The Beautiful Blue Sky by Richard Lainhart

Richard Lainhart

The Beautiful Blue Sky

6 tracks

Running time: 1:10:06
Released: 02/2008

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  01   Four Voices - 12:08
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  02   Timeless - 9:27
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  03   Lines In Sand - 5:01
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  04   The Orchestra of the Damned - 16:50
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  05   Endless - 7:02
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  06   The Beautiful Blue Sky - 19:38
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More Info

"The Beautiful Blue Sky" is a collection of new and recent electronic landscapes for the Buchla 200e analog modular synthesizer and the Haken Audio Continuum Fingerboard controller. These extraordinary instruments form the centerpiece of the unique quadraphonic electronic music performance system I designed and played to create this music. The performances were culled from daily recording sessions conducted during the second half of 2007, starting from when I first began to explore this wonderful new instrument. All the pieces were performed and recorded in real time without edits or overdubs, then mixed down to stereo for this release.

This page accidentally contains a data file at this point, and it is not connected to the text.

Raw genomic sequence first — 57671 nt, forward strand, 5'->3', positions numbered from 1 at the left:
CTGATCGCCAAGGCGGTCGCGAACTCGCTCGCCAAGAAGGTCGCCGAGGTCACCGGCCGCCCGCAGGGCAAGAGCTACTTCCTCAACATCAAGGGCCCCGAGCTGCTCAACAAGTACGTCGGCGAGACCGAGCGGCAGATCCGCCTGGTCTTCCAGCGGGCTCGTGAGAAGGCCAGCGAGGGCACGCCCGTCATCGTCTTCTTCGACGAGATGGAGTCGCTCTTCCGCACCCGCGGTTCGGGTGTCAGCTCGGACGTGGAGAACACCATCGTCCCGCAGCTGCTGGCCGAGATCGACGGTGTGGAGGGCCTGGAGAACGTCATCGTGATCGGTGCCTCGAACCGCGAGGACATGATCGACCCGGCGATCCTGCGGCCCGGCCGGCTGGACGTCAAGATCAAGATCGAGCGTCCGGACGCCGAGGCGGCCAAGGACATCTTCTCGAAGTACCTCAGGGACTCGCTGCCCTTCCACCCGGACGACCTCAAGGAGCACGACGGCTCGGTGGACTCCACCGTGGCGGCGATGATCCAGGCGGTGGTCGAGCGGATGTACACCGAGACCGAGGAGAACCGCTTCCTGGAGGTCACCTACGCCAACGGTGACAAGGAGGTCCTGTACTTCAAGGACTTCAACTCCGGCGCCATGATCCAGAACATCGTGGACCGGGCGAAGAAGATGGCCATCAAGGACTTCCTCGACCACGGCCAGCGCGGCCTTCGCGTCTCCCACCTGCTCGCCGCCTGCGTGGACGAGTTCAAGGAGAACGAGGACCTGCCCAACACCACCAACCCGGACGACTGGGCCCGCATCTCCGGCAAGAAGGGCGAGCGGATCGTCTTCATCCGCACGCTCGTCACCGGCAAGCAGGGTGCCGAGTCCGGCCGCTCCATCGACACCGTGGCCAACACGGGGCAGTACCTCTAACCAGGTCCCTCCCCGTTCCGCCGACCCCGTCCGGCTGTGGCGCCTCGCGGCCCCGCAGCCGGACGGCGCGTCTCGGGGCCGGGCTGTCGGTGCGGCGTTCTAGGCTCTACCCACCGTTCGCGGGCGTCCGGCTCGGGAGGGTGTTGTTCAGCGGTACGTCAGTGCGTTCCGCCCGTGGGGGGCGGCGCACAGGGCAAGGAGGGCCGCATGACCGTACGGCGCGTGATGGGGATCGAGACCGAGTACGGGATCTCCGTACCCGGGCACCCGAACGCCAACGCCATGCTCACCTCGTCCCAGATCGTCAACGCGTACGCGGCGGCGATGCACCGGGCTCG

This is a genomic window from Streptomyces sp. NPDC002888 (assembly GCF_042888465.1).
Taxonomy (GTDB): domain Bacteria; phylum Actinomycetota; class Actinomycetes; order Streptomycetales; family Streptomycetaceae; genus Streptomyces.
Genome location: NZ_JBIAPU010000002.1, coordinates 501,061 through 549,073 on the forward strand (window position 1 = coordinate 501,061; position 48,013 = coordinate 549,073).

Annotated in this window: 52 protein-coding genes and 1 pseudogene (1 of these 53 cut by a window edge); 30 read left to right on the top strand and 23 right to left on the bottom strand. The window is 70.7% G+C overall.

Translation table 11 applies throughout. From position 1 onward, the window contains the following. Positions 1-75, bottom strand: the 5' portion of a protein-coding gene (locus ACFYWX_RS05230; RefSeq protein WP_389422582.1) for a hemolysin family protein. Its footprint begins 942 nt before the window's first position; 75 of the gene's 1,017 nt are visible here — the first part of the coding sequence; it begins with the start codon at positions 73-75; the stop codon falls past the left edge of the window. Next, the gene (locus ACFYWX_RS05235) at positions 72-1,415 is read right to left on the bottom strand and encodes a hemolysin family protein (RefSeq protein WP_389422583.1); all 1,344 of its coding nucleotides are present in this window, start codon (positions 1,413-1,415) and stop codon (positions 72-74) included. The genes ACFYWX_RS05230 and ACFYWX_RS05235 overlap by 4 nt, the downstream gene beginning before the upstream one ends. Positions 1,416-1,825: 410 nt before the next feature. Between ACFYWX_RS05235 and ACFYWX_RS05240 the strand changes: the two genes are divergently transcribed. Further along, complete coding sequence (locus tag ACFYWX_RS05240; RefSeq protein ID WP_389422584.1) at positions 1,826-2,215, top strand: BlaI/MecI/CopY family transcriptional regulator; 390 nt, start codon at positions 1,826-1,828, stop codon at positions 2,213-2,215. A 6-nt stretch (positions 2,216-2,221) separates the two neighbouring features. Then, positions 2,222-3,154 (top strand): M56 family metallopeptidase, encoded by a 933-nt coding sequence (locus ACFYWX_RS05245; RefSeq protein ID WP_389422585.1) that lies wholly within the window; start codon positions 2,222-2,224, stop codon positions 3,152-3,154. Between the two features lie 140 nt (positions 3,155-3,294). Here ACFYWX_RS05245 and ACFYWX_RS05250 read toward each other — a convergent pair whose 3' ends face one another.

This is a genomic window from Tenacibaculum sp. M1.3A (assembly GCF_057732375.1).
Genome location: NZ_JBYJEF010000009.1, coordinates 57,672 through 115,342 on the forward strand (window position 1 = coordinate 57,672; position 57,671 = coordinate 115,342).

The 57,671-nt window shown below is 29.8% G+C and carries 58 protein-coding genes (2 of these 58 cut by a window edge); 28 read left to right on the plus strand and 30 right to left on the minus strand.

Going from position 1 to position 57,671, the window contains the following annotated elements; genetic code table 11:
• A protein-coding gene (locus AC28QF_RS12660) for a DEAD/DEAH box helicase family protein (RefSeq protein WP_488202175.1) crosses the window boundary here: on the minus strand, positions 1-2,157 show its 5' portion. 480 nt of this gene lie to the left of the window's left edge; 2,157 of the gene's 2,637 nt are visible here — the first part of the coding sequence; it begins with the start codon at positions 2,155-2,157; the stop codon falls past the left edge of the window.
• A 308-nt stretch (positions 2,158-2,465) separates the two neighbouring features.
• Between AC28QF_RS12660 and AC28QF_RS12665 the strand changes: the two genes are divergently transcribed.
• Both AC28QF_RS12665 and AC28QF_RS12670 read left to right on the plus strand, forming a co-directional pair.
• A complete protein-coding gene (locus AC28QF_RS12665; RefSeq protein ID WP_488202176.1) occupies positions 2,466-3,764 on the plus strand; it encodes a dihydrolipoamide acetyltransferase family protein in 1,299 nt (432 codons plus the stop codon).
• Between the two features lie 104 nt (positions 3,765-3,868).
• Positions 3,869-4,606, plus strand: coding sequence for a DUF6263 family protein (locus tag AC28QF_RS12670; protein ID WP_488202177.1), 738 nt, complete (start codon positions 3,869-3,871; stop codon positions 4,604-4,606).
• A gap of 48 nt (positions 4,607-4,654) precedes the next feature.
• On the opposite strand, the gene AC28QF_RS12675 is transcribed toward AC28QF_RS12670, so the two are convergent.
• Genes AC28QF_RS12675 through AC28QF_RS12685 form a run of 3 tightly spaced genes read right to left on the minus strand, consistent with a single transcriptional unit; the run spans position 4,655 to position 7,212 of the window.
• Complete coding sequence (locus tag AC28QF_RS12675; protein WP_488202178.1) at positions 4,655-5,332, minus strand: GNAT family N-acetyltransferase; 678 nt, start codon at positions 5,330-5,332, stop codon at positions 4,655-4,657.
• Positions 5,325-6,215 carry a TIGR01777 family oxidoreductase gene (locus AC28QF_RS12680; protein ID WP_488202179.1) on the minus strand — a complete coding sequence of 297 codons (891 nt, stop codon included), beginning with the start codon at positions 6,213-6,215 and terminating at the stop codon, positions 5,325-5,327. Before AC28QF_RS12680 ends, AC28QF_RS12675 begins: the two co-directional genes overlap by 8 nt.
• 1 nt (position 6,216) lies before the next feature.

Review: "The Beautiful Blue Sky gathers six of Lainhart's most recent recordings, performed in real time with a highly sophisticated performance controller from Haken and a contemporary analog synthesizer from Buchla. The title track is a superb example, a rolling texture of warm harmonies, constantly moving but never arriving. Orchestra of the Damned is cinematic with all of its texture changes, from sparse, quiet sounds to constant, siren drones, including a remarkable section reminiscent of the earliest electronic works from Cologne and Paris of the 1950s. But Lainhart uses the live performances to create extended melodies as well. Four Voices, for example, starts with a wide frequency spectrum like a jet airplane taking off in slow motion, but then launches a melody over a slowly evolving harmony, sounding almost like one of Robert Fripp's soundscapes. Even more surprising (until one is reminded that Lainhart occasionally plays vibes in swing bands) is Lines of Sand, whose rhythmic underpinning supports a growling, slinking and very expressive bass lead." - Caleb Deupree,, November 2008